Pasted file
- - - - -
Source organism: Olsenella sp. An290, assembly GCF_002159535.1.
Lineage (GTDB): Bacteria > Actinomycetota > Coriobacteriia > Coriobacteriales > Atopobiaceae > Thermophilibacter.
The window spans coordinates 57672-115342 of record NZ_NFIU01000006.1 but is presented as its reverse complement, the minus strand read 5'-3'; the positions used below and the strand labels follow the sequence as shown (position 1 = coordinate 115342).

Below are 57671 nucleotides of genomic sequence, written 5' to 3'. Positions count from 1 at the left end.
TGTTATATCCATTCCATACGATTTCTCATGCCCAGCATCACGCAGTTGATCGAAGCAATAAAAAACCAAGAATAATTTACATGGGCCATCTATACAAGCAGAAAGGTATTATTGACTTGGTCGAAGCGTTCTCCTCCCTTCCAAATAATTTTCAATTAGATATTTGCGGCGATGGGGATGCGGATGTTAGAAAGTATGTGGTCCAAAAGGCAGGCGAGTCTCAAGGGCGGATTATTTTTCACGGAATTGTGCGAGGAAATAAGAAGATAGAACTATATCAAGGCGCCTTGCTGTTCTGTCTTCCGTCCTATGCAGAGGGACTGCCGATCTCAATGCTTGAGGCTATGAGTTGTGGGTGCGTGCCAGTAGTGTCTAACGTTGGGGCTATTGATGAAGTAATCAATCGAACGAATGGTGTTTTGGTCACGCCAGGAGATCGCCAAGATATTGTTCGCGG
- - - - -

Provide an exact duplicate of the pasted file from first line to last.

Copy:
Source organism: Olsenella sp. An290, assembly GCF_002159535.1.
Lineage (GTDB): Bacteria > Actinomycetota > Coriobacteriia > Coriobacteriales > Atopobiaceae > Thermophilibacter.
The window spans coordinates 57672-115342 of record NZ_NFIU01000006.1 but is presented as its reverse complement, the minus strand read 5'-3'; the positions used below and the strand labels follow the sequence as shown (position 1 = coordinate 115342).

Below are 57671 nucleotides of genomic sequence, written 5' to 3'. Positions count from 1 at the left end.
TGTTATATCCATTCCATACGATTTCTCATGCCCAGCATCACGCAGTTGATCGAAGCAATAAAAAACCAAGAATAATTTACATGGGCCATCTATACAAGCAGAAAGGTATTATTGACTTGGTCGAAGCGTTCTCCTCCCTTCCAAATAATTTTCAATTAGATATTTGCGGCGATGGGGATGCGGATGTTAGAAAGTATGTGGTCCAAAAGGCAGGCGAGTCTCAAGGGCGGATTATTTTTCACGGAATTGTGCGAGGAAATAAGAAGATAGAACTATATCAAGGCGCCTTGCTGTTCTGTCTTCCGTCCTATGCAGAGGGACTGCCGATCTCAATGCTTGAGGCTATGAGTTGTGGGTGCGTGCCAGTAGTGTCTAACGTTGGGGCTATTGATGAAGTAATCAATCGAACGAATGGTGTTTTGGTCACGCCAGGAGATCGCCAAGATATTGTTCGCGG